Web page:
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February 3, 2017
Paul Andrew On Updating Salvatore Ferragamo’s Footwear
When the dapper young English shoe designer Paul Andrew arrived at Salvatore Ferragamo in Florence last summer to take on the role of designing the ninety-yr-previous house’s shoes, he had only one thought: Everyone wears a sneaker right now. Looking at the kind of inventive, brilliant, and generally even plain crazy ideas stylebop ferragamo wedges that Signor Ferragamo dreamed up when he shod just about every Hollywood star in a position to stroll the length and breadth of the RKO again lot—the 1938 gold leather sandals resting on sky-excessive rainbow wedges, as an illustration, or the 1947 Invisible sandal, whose barely seen threads strapped the foot to a gold metallic child-leather-based heel—Andrew’s remark would seem to run counter to every thing Ferragamo stood for. Not so, he says: “Salvatore moved to America in 1914, then studied anatomy in California in order that he could create essentially the most comfy and essentially the most fabulous shoes.”
While you attempt on a few of Andrew’s new designs (which, oftentimes, riff on the old), you’ll discover that he has succeeded in ticking each the previous and latter containers. There’s his update on the curvaceous 1940s F wedge, rendered as an ankle-strap pump or bootie in rose velvet or violet suede (molding those materials onto the heel, by the way in which, takes two labor-intensive days). The basic 1978 Vara stylebop ferragamo wedges bow pump now rests on a golden striated columnar heel galvanized in a automotive factory. As for the Gancio—that iconic metal G-like motif—it punctuates the crisscrossing of multi-strapped satin sandals in dusky pink or cobalt.
G ForceThe iconic Gancio Motif—now gilded—is used to adorn a satin sandal, $895; choose Salvatore Ferragamo boutiques.
Each of them has had its construction reconfigured—a completely different set of proportions for the instep, arch, and across the toes; reminiscence foam, for the first time, in each shoe. “People are way more involved in sports today, so their ft have modified,” Andrew says, including with each a chortle and a trace of grimace: “The pure collagen of our ft is about half of what it was, which is why I had to add the cushioning.” (To underscore how the performative qualities of athletic sneakers run our lives now, he has also created a tech-knit sneaker, as well as an ankle boot that comes with both a mid- or larger heel. Both look equally comfortable—and cool—but as to whether you might sprint in them, who can say )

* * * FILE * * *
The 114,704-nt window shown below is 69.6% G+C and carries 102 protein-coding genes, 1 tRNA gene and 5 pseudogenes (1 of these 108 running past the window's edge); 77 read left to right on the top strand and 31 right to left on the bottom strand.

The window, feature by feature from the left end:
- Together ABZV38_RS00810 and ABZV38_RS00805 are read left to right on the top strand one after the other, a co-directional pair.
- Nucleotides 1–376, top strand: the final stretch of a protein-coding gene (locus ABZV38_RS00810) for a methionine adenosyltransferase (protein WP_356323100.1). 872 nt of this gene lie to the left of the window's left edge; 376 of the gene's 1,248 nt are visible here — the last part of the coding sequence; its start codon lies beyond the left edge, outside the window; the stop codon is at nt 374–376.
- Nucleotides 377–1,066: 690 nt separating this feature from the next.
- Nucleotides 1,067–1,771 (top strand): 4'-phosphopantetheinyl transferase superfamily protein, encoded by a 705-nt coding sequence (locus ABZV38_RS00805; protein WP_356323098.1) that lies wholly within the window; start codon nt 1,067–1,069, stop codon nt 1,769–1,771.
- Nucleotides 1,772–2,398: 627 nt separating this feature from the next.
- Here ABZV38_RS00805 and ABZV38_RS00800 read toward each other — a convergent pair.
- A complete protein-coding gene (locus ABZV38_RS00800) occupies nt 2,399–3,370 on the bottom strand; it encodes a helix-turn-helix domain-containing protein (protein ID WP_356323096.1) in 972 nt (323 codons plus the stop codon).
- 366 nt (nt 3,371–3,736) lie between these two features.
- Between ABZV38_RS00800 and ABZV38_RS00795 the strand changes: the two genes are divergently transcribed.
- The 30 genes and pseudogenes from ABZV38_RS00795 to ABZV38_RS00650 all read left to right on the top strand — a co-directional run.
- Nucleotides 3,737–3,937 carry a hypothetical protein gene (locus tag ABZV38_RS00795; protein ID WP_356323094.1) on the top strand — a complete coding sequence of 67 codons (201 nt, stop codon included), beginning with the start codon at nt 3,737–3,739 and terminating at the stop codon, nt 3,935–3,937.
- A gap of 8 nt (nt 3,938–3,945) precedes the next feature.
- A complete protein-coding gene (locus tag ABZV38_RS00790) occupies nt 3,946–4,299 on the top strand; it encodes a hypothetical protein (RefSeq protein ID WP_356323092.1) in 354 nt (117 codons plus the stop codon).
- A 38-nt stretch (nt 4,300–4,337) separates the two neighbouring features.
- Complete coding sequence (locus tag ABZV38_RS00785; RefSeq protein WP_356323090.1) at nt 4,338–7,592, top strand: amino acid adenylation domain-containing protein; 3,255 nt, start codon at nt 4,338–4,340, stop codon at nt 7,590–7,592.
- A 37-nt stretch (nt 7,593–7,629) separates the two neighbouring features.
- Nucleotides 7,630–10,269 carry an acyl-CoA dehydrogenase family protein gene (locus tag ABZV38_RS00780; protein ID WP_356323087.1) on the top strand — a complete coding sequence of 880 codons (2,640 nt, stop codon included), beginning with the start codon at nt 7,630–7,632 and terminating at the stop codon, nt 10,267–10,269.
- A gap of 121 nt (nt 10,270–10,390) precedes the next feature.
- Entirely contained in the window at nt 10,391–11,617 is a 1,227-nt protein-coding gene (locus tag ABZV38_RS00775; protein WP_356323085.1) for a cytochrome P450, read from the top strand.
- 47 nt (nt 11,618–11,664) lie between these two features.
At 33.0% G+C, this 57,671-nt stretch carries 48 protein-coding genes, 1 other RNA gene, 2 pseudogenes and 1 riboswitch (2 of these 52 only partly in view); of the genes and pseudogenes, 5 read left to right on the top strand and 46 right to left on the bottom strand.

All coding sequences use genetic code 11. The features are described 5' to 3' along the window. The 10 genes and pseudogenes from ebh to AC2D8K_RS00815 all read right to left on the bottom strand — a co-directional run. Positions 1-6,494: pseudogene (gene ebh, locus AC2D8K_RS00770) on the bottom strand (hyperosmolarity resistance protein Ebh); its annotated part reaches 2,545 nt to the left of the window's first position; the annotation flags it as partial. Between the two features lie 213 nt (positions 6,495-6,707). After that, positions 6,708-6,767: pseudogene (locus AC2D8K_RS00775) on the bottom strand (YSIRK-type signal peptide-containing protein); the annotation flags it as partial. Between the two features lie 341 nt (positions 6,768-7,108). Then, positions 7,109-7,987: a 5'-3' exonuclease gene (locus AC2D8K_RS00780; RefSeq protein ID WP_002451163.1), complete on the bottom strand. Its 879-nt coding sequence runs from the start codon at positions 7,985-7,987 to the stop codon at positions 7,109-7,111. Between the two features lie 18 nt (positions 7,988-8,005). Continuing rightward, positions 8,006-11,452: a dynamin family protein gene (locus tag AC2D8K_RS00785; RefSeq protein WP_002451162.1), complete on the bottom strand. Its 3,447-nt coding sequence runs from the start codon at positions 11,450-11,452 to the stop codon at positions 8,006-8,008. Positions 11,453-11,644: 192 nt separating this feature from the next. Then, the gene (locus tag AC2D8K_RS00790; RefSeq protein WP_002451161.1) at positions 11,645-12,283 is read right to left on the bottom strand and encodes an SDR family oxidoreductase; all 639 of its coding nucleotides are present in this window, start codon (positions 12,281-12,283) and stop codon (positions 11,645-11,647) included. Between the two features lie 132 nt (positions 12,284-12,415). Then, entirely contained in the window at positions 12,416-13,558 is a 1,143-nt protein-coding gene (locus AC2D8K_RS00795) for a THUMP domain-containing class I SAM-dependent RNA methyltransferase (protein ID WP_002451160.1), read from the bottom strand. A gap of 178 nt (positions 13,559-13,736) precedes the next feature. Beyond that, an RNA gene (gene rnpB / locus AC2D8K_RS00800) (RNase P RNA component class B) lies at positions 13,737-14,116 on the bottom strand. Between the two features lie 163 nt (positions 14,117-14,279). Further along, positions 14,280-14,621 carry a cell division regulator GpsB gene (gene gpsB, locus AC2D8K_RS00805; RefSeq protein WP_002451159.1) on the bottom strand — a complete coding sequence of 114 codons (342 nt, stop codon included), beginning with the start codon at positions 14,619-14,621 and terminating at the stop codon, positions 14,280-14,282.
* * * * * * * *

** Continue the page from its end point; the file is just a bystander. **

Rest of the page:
Andrew, who continues to work on his own assortment from his base in New York, his home for eighteen years, has had plenty of time to consider the home on his frequent flits to and from Florence (he makes the trip no less than a few occasions a month, generally extra). “It’s distinctive not only because of its design panorama, but because inside, Ferragamo is only Ferragamo; it’s family-owned,” he says, although the household has given Andrew carta bianca to do no matter he wants—and offered him with the artisanal know-the way to make it happen.
Andrew possesses a preternaturally calm demeanor and had already been visiting Italy too much to supply his own label, so he and his long-term boyfriend are used to the schedule—but the extra constant to-ing and fro-ing has meant getting into a brand new rhythm of life. What has helped has been the distractions Florence and its environs have been in a position to offer: journeys to look on the Botticellis in the Uffizi Gallery (some of the paintings’ pink tones made it into the gathering); spending the weekend at the eleventh-century Castel Monastero close to Siena; or rolling up for dinner on the restaurant Fuor d’Acqua, where, says Andrew, “I don’t even look at the menu—they just deliver out this superb branzino cooked in salt.” In more ways than one, it appears, he’s getting his toes below the table in Florence.